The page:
China remains the top source for cyberattacks -- report

Nearly half of all Internet attacks came from China last quarter, says cloud provider Akamai. But some of the attacks could have been launched by people in other countries.

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Akamai

China is still far and away the top source for cyberattacks around the world, according to the latest State of the Internet report from Akamai.

Surveying the Internet landscape for the final quarter of 2013, Akamai pegged China as the source for 43 percent of all observed Internet attack traffic, far surpassing that of any other country. But that doesn't necessarily mean China is to blame for all those attacks.

Akamai identifies the source of Internet attacks by IP address. As one example listed in the report, a criminal in Russia may be launching attacks from compromised systems in China.

Among other countries, the US was identified as the source of 19 percent of attack traffic last quarter, followed by Canada with 10 percent, Indonesia with 5.7 percent, and Taiwan with 3.4 percent. Overall, Akamai discovered cyberattacks originating from IP addresses in 188 different countries or regions.

Distribution Denial of Service attacks were up by 23 percent compared with the third quarter and by almost 75 percent compared with the fourth quarter of 2012. Just under half those attacks hit Akamai customers in the Americas.

On a brighter note, average Internet connection speeds around the world continued to rise. The global average speed increased by 5.5. percent last quarter to 3.8 megabits per second. The average peek speed jumped by 30 percent to 23.2 Mbps.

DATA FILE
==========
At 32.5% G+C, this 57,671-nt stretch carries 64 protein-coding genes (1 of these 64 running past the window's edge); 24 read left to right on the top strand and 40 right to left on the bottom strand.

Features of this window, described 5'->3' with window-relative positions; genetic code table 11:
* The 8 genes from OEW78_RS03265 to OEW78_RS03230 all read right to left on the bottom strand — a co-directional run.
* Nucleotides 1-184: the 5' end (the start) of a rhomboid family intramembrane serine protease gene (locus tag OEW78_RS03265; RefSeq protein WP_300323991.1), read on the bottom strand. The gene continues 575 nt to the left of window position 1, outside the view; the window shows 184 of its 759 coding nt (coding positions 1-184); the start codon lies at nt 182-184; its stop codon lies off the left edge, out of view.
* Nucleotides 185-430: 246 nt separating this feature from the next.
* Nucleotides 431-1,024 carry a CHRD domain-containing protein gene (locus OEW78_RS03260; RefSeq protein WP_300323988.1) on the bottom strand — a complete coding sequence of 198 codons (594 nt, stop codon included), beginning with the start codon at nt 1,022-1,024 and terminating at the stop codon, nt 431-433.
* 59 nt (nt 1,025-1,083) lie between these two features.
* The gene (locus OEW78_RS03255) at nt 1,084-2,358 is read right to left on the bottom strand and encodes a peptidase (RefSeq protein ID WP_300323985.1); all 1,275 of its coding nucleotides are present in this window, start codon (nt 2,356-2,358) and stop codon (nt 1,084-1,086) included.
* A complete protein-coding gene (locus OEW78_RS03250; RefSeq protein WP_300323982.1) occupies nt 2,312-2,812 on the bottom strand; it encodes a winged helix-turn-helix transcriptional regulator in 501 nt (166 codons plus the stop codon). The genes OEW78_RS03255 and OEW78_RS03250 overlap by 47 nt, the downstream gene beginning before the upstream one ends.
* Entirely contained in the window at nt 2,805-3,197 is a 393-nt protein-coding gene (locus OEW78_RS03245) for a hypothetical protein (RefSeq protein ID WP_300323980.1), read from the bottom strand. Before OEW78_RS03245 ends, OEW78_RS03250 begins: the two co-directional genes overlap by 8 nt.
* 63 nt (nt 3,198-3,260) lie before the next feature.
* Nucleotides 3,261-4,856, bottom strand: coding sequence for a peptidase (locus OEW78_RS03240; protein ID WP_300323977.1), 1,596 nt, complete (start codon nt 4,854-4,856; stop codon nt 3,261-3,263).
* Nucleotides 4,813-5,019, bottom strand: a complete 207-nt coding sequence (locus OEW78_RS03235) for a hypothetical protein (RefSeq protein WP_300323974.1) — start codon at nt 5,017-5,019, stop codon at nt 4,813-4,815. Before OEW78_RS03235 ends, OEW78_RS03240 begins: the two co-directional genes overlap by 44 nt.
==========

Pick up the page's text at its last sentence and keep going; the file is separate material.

South Koreans enjoyed the highest average connection speed at 21.9 Mbps, while those in Hong Kong grabbed the highest peek speed at 68 Mbps. In the United States, the average speed clocked in at 10 Mbps and the peek speed at 43.7 Mbps.

On the mobile front, average Internet connection speeds across various global providers ranged from a low of 0.6 Mbps to a high of 8.9 Mbps. Average peek speeds varied from 3.1 Mbps to above 100 Mbps. Mobile traffic also continued to surge. Looking at traffic data from Ericsson, Akamai found that the volume of mobile data traffic last quarter climbed by 70 percent from the same quarter in 2012.


About the author

Journalist, software trainer, and Web developer Lance Whitney writes columns and reviews for CNET, Computer Shopper, Microsoft TechNet, and other technology sites. His first book, "Windows 8 Five Minutes at a Time," was published by Wiley & Sons in November 2012.

 

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